Local Bounti is firing on all cylinders. The company recently signed a five-year offtake agreement with Sam’s Club for its leafy greens from its new greenhouse facility in Byron, Georgia. This commenced commercial shipping during the third quarter with Local Bounti also currently undergoing preparatory works for another site in Mount Pleasant, Texas. This site will be comprised of a six-acre greenhouse facility and will follow a three-acre greenhouse currently being constructed in Pasco, Washington. The Pasco facility is set for completion in the third quarter of 2023.
Whilst Local Bounti and AppHarvest are currently underway with large buildouts of their production capacities, AppHarvest has had negative gross margins for most of its public life. TTM gross profit at the end of its last reported quarter was negative at $32.37 million compared to a gross profit of $2.5 million for Local Bounti over the same time period.
Alpha Is In Doubt
AppHarvest has generated negative gross margins for every single quarter since it started trading on the NASDAQ. This has driven outsized losses, with cumulative net losses for the last four quarters at $171 million. This is versus $112.8 million for Local Bounti over the same period. However, the story for both farming stocks is a fast-approaching liquidity gap with current cash and equivalents increasingly not sufficient to meet their current level of operational cash demands.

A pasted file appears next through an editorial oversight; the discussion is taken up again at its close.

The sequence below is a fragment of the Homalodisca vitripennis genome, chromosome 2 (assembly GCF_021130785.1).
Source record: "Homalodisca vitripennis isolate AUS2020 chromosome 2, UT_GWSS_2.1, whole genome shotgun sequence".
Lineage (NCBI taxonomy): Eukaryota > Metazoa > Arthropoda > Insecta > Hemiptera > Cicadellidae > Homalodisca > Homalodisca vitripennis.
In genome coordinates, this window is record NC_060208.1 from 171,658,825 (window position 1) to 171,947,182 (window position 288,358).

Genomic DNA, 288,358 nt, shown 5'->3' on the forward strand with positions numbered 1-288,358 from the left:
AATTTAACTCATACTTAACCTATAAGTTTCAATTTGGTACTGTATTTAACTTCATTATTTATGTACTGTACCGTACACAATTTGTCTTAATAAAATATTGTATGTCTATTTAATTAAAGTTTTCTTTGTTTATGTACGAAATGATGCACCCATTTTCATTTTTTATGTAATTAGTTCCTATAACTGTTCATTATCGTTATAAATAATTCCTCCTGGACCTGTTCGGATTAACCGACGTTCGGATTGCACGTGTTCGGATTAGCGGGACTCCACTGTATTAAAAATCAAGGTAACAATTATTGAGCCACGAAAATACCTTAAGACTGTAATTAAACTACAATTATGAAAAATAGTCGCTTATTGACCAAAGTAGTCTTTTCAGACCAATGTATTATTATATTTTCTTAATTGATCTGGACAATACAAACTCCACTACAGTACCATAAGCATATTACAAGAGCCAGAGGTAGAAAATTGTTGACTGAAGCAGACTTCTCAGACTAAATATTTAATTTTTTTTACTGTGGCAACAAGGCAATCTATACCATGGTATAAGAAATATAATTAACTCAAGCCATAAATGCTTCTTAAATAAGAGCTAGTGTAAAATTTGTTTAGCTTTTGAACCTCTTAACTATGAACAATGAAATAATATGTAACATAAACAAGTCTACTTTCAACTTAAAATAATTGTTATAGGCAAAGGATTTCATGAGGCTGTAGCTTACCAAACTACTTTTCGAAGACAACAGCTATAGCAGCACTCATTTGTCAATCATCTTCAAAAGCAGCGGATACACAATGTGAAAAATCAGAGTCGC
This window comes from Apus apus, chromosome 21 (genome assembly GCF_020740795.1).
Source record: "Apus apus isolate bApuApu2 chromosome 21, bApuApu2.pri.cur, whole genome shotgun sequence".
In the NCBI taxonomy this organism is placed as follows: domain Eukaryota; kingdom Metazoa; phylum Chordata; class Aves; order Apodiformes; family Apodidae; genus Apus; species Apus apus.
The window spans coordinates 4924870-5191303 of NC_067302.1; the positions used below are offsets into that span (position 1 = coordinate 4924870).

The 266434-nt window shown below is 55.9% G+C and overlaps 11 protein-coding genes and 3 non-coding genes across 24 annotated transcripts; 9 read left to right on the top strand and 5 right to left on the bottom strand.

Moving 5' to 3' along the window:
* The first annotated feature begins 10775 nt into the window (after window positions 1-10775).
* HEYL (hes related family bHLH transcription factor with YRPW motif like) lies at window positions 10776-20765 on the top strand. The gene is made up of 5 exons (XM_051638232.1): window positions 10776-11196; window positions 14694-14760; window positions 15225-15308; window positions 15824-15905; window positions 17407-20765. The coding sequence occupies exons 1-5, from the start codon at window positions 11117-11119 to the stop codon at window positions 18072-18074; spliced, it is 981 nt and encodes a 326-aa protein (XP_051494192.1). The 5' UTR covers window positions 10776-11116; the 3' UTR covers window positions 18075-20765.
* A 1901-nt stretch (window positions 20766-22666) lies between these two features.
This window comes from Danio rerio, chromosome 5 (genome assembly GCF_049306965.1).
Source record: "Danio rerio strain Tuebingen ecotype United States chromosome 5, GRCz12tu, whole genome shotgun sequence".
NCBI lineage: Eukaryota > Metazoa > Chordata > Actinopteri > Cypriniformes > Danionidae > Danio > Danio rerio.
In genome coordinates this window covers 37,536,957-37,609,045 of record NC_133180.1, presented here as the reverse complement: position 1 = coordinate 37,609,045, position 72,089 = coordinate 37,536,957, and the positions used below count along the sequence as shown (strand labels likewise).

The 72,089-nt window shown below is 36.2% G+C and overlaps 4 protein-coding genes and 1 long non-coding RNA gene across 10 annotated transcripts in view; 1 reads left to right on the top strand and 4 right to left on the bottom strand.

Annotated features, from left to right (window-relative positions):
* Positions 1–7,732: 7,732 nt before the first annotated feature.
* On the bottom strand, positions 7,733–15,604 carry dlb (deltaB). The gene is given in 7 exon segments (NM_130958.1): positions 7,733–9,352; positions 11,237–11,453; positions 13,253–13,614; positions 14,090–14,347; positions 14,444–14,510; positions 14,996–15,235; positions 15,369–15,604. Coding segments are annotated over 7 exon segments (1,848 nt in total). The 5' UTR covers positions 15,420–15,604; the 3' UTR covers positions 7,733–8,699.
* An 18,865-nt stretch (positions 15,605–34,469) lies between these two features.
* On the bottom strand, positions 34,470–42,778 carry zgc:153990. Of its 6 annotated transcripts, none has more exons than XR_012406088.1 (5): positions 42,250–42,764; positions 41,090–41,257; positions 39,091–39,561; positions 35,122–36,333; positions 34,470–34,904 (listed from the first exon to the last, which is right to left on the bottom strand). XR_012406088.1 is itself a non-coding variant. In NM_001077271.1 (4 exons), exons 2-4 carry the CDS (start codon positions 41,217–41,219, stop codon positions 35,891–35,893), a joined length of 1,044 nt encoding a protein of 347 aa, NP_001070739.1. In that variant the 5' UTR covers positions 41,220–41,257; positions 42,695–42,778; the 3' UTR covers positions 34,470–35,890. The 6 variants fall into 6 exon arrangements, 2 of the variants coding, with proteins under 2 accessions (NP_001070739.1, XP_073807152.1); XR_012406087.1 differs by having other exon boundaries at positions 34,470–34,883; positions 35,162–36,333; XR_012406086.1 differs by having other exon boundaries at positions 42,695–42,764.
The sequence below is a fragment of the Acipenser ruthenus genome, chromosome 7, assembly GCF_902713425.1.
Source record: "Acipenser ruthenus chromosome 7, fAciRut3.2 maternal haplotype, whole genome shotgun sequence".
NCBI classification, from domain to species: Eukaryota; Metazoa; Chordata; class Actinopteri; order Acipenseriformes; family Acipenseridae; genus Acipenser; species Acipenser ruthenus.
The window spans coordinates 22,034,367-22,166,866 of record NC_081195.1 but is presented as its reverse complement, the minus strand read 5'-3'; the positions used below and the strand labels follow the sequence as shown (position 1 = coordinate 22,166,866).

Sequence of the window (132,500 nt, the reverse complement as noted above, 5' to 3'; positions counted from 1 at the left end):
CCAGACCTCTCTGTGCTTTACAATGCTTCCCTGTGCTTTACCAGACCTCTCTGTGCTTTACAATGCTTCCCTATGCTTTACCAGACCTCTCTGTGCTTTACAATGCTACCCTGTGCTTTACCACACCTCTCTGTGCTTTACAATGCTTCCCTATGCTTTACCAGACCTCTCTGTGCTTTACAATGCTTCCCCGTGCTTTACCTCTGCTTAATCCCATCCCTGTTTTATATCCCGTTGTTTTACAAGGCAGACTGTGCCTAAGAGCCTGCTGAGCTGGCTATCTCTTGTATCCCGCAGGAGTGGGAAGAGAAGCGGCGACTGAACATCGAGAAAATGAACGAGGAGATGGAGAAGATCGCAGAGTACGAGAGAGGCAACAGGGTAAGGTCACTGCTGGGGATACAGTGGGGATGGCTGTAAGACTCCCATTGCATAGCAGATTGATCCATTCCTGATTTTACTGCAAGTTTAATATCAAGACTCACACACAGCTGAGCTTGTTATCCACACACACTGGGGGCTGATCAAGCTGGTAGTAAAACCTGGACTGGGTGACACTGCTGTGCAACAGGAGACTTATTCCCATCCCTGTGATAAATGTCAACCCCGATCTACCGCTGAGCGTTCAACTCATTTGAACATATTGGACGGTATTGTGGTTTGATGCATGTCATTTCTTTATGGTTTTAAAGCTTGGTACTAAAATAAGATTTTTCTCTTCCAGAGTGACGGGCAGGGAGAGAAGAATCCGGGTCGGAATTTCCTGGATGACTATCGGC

Local Bounti recorded a cash burn from operations of $10.3 million for its last reported quarter with capex at $15.4 million. This saw cash and equivalents end the quarter at $4.2 million, down from $22.7 million in the prior second quarter. However, restricted cash stood at $19.8 million as of the end of the quarter and the company still held roughly $34.4 million of undrawn capacity with Cargill.
AppHarvest’s cash and equivalents as at the end of its third quarter came in at $36.2 million against capex of $34 million and cash burn from operations of $23.4 million.
Both companies have had to lean on dilution to raise liquidity but AppHarvest’s average diluted shares are up around 140% since 2021. The company had approximately $25 million remaining on its credit facility as of the end of its third quarter and still had an at-the-market facility with Cowen. Local Bounti raised a $23.3 million PIPE investment from its existing investors subsequent to the end of its third quarter which when aggregated with their broader sources of funds adds up to $80 million of total liquidity. This compares to total liquidity including restricted cash of $83.7 million for AppHarvest.
Hence, outperformance in 2023 will be based on which company will be able to manage their liquidity position property whilst ramping up production at their facilities. Whilst I’m leaning towards Local Bounti due to its positive gross margins and a lower market cap of $105 million versus $151 million for AppHarvest, both companies should be avoided for now until earnings are more sustainable.
Editor’s Note: This article covers one or more microcap stocks. Please be aware of the risks associated with these stocks.